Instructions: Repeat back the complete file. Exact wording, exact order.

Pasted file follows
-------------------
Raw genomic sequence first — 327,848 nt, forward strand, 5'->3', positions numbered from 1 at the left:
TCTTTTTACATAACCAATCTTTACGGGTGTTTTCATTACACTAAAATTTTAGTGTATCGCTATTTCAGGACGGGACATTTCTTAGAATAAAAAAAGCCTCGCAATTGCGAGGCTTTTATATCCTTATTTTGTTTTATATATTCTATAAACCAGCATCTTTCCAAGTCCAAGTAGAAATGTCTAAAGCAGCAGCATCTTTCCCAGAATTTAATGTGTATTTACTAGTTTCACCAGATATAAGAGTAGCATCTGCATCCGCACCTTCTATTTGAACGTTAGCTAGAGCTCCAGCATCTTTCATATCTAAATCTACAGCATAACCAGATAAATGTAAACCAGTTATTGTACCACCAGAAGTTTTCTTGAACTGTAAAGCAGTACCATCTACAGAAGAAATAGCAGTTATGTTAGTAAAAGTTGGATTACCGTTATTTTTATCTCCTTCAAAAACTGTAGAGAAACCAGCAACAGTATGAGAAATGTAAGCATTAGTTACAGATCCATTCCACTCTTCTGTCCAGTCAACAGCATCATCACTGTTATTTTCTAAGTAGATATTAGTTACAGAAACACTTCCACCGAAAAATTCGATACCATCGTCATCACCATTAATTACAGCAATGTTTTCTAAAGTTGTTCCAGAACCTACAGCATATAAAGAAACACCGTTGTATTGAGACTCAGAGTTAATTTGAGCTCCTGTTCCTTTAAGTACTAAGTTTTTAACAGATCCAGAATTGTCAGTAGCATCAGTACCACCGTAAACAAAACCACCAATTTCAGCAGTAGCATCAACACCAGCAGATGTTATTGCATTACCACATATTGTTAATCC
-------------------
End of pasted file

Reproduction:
Raw genomic sequence first — 327,848 nt, forward strand, 5'->3', positions numbered from 1 at the left:
TCTTTTTACATAACCAATCTTTACGGGTGTTTTCATTACACTAAAATTTTAGTGTATCGCTATTTCAGGACGGGACATTTCTTAGAATAAAAAAAGCCTCGCAATTGCGAGGCTTTTATATCCTTATTTTGTTTTATATATTCTATAAACCAGCATCTTTCCAAGTCCAAGTAGAAATGTCTAAAGCAGCAGCATCTTTCCCAGAATTTAATGTGTATTTACTAGTTTCACCAGATATAAGAGTAGCATCTGCATCCGCACCTTCTATTTGAACGTTAGCTAGAGCTCCAGCATCTTTCATATCTAAATCTACAGCATAACCAGATAAATGTAAACCAGTTATTGTACCACCAGAAGTTTTCTTGAACTGTAAAGCAGTACCATCTACAGAAGAAATAGCAGTTATGTTAGTAAAAGTTGGATTACCGTTATTTTTATCTCCTTCAAAAACTGTAGAGAAACCAGCAACAGTATGAGAAATGTAAGCATTAGTTACAGATCCATTCCACTCTTCTGTCCAGTCAACAGCATCATCACTGTTATTTTCTAAGTAGATATTAGTTACAGAAACACTTCCACCGAAAAATTCGATACCATCGTCATCACCATTAATTACAGCAATGTTTTCTAAAGTTGTTCCAGAACCTACAGCATATAAAGAAACACCGTTGTATTGAGACTCAGAGTTAATTTGAGCTCCTGTTCCTTTAAGTACTAAGTTTTTAACAGATCCAGAATTGTCAGTAGCATCAGTACCACCGTAAACAAAACCACCAATTTCAGCAGTAGCATCAACACCAGCAGATGTTATTGCATTACCACATATTGTTAATCC